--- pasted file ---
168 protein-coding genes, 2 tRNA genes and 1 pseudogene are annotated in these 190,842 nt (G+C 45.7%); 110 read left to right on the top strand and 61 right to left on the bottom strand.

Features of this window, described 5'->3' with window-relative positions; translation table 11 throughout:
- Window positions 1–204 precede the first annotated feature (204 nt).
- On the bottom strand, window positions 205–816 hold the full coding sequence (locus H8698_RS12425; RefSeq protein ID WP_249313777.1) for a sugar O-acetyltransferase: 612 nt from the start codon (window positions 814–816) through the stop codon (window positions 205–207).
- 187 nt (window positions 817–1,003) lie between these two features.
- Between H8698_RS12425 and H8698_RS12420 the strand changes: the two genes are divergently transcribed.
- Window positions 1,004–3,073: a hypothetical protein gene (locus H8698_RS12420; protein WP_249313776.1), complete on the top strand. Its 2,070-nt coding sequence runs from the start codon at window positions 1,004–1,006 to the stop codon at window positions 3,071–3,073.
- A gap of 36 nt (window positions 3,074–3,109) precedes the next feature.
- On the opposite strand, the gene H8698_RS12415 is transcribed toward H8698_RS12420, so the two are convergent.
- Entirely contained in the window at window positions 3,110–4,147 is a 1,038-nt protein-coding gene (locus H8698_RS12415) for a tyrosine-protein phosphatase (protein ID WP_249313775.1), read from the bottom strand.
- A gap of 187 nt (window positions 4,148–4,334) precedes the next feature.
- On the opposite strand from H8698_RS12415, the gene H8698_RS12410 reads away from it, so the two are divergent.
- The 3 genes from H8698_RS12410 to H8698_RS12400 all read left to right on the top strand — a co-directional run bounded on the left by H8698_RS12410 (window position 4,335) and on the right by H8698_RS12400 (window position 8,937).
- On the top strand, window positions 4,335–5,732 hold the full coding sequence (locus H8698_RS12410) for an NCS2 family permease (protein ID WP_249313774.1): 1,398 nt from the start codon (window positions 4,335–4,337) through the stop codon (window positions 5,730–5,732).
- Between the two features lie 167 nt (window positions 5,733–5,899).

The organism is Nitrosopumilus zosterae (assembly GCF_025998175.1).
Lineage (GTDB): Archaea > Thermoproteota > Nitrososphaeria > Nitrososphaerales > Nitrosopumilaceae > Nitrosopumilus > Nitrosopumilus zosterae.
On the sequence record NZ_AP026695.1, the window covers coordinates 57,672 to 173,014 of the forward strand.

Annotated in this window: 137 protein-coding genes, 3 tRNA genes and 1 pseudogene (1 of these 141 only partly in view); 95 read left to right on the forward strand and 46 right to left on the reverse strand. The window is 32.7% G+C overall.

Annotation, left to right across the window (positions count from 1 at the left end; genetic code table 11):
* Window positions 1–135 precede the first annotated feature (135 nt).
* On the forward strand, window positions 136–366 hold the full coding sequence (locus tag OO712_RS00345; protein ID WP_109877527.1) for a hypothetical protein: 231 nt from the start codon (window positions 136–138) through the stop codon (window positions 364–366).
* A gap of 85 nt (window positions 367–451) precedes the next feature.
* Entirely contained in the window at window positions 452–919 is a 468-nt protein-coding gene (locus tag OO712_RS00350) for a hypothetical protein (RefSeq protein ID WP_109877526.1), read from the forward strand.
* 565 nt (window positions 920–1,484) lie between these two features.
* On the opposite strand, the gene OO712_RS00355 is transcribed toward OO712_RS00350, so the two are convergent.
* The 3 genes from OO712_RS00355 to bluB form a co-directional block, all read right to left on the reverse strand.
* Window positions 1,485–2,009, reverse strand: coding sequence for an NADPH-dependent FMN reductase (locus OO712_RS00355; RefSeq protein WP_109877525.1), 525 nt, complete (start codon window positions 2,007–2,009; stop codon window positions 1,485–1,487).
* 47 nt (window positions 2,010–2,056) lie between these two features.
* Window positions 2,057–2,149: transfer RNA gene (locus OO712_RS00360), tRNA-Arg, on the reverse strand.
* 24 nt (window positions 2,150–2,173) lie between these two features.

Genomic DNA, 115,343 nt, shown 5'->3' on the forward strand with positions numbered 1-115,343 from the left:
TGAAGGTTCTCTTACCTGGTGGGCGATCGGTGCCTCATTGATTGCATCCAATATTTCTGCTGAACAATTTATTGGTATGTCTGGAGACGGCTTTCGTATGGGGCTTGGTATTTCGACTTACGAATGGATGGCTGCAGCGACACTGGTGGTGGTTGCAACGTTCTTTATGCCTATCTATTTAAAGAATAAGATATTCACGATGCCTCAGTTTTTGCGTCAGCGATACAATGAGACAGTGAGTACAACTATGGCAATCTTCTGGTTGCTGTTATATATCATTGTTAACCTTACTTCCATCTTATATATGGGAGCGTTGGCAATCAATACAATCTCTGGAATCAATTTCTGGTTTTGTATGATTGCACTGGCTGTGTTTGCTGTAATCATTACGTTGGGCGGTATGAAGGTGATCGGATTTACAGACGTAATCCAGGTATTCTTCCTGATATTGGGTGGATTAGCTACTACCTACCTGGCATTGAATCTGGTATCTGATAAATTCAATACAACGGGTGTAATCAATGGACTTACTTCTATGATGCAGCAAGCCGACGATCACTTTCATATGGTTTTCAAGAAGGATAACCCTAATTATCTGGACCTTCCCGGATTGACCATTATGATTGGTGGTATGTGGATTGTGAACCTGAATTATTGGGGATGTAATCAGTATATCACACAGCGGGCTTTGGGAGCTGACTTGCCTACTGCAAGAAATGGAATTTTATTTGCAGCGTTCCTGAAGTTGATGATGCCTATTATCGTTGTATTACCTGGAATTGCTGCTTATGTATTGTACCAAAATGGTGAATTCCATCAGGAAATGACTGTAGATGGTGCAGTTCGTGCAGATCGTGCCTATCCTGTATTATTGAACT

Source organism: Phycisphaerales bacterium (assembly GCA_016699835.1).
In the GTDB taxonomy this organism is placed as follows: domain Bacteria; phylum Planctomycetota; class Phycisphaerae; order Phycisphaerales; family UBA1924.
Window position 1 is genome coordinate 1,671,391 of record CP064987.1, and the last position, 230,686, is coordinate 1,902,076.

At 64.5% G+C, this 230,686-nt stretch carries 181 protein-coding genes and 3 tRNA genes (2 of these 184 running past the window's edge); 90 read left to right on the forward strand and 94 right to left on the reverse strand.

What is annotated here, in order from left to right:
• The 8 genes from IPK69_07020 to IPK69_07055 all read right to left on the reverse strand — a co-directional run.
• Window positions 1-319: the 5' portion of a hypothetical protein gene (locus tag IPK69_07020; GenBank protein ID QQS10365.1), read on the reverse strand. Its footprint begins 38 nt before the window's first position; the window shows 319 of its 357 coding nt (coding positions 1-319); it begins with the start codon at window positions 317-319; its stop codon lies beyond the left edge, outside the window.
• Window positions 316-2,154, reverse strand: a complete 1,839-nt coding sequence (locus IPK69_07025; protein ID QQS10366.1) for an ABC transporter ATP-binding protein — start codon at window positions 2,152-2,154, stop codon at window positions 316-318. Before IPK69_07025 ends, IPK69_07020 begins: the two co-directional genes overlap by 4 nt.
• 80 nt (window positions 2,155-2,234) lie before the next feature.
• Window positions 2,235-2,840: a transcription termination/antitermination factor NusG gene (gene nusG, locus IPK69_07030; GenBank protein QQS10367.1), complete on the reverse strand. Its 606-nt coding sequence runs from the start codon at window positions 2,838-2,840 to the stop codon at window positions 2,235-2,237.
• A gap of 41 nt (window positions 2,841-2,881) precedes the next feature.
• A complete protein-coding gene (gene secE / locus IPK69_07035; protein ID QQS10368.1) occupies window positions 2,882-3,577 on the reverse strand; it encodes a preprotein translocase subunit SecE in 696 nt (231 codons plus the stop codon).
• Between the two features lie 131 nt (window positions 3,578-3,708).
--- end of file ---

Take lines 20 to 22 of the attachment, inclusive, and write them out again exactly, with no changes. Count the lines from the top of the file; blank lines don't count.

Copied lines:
Annotation, left to right across the window (positions count from 1 at the left end; genetic code table 11):
* Window positions 1–135 precede the first annotated feature (135 nt).
* On the forward strand, window positions 136–366 hold the full coding sequence (locus tag OO712_RS00345; protein ID WP_109877527.1) for a hypothetical protein: 231 nt from the start codon (window positions 136–138) through the stop codon (window positions 364–366).